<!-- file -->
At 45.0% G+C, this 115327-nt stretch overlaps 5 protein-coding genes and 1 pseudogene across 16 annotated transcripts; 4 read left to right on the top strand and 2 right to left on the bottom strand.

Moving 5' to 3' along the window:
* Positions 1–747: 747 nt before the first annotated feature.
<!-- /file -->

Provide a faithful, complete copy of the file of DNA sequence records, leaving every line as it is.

At 45.0% G+C, this 115327-nt stretch overlaps 5 protein-coding genes and 1 pseudogene across 16 annotated transcripts; 4 read left to right on the top strand and 2 right to left on the bottom strand.

Moving 5' to 3' along the window:
* Positions 1–747: 747 nt before the first annotated feature.